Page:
I lived at two places before I became homeless, which didn’t go too well. I lived with a friend and his cousin for seven months. My friend found out I needed a place to stay and took me in. I was on universal credit, but I got sanctioned and couldn’t pay the rent, and the situation couldn’t wait.
Then I was homeless. I was given a night in a hotel by my council, in another area where I didn’t know anyone. It was only for one night, so I spent the time trying to think of what to do. I had nowhere else to go: no friends, no family.
I ended up in a homeless shelter after the night in the hotel, but I could only stay there for ten days, then I needed to find somewhere else. This place referred me to Emmaus.
While I was being referred, I was sleeping rough for two nights. When I was on the streets, I was cold, worried and scared. I had that referral to Emmaus keeping me going, but at the time I felt like I was on my own. I was 22 years old when it happened. I had a lot of homeless people sitting with me for the night, which was really supportive, but that was it really. I was worried for my life. Anything could have happened when I was asleep.
People just passed me by when I was on the streets. Because I was recently homeless and wearing expensive-looking clothes, I don’t think anyone believed I was rough sleeping.
Then I worked a double shift at a bar and used my wages to pay for a hotel for two nights. All the while I was thinking of the appointment I had with Emmaus.
I feel relieved now I have been at Emmaus for a while. I am more confident in carrying out my roles for the community, now I know what to do. Companions have helped me, and support workers have helped me. I can check emails, help customers, support the van crew and I can help other people out.
I’m mostly on the shop floor, but I do other bits to help. I’m talking to customers and helping them out. I enjoy interacting with people.
If there’s a challenge with a customer, I find a way around it. That’s the same for people in the Emmaus community. If one person can’t lift something, you look at what they can do, before another companion steps in to help.
The environment at the community home is good. It’s a good community with people doing things for each other. It works when everyone wants to work to benefit each other. I’m happy with it.
In my spare time I like playing pool with one of the other companions. We eat together, make each other brews and have a laugh.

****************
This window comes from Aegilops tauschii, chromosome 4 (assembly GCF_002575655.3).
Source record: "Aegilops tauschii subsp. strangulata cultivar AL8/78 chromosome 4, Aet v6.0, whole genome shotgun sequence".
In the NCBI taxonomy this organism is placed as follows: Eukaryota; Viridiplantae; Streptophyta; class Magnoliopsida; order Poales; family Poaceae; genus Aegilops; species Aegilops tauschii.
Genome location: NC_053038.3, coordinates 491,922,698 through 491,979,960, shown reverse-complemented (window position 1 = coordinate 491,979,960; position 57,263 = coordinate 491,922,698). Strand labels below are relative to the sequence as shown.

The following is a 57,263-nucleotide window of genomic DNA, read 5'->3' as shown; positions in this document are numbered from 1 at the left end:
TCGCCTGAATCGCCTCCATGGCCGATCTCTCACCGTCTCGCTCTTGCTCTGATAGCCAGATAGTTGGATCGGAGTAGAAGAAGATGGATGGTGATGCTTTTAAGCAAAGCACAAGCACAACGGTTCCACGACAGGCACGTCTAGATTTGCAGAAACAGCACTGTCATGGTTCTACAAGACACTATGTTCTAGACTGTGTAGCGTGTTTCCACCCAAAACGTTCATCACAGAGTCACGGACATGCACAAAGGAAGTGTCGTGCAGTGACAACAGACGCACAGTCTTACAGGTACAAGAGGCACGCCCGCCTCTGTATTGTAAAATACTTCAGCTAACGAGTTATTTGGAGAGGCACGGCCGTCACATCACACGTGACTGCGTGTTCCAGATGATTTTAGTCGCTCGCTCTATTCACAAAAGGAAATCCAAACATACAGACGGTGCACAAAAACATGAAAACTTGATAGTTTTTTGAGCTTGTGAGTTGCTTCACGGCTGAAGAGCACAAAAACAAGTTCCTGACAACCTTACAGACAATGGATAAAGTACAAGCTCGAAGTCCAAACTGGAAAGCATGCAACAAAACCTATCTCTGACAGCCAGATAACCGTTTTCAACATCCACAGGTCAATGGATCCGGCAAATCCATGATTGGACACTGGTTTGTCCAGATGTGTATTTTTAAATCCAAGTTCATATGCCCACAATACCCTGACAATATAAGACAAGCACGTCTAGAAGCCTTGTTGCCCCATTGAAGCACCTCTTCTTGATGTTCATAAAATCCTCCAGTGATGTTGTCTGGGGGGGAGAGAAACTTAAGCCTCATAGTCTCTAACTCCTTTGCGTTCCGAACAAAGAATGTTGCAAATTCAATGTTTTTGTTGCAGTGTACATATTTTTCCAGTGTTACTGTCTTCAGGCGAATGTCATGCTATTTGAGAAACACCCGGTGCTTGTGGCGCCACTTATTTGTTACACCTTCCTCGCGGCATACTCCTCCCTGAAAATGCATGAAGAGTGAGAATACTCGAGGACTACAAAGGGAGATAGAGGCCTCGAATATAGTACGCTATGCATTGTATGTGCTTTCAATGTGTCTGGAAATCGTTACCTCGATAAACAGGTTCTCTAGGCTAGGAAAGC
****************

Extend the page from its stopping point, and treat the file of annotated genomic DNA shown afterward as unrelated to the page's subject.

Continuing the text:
It’s good living in a community home because there’s always someone you can speak to, as well as your support worker. Everyone helps everyone else.
I feel I’m getting my confidence back because of the other people I’m meeting. I’m learning from other people, from their skills. They encourage me by showing me what I’m capable of doing.
I have a good idea of what I want to do in future in my head, but I don’t want to put a promise on it just yet in case it doesn’t come true. When the time comes, I do feel that I would be supported by Emmaus to pursue this.
Before I came to Emmaus, I would always give food to homeless people. After the support I’ve had from Emmaus, I think it’s important just being there for people and being supportive, because not a lot of people have that. This is asking if you’ve had a good day and knowing someone is there. I speak to homeless people a lot more now and give people food and drink. I will always do that.
If there’s anything I want people to take away from this, it’s to respect people. Treat people how you want to be treated. If you see someone who is struggling, ask if they are okay. Mentally or physically be by their side and know what they need to help with what’s going on.
Emmaus is a good charity. I hope a lot of people find out more about Emmaus and donate or want to come and get support. There are a lot of lovely people at Emmaus and everyone is there for everyone no matter what.
If you would like support from Emmaus, find out more on our Get Support page and download an application form.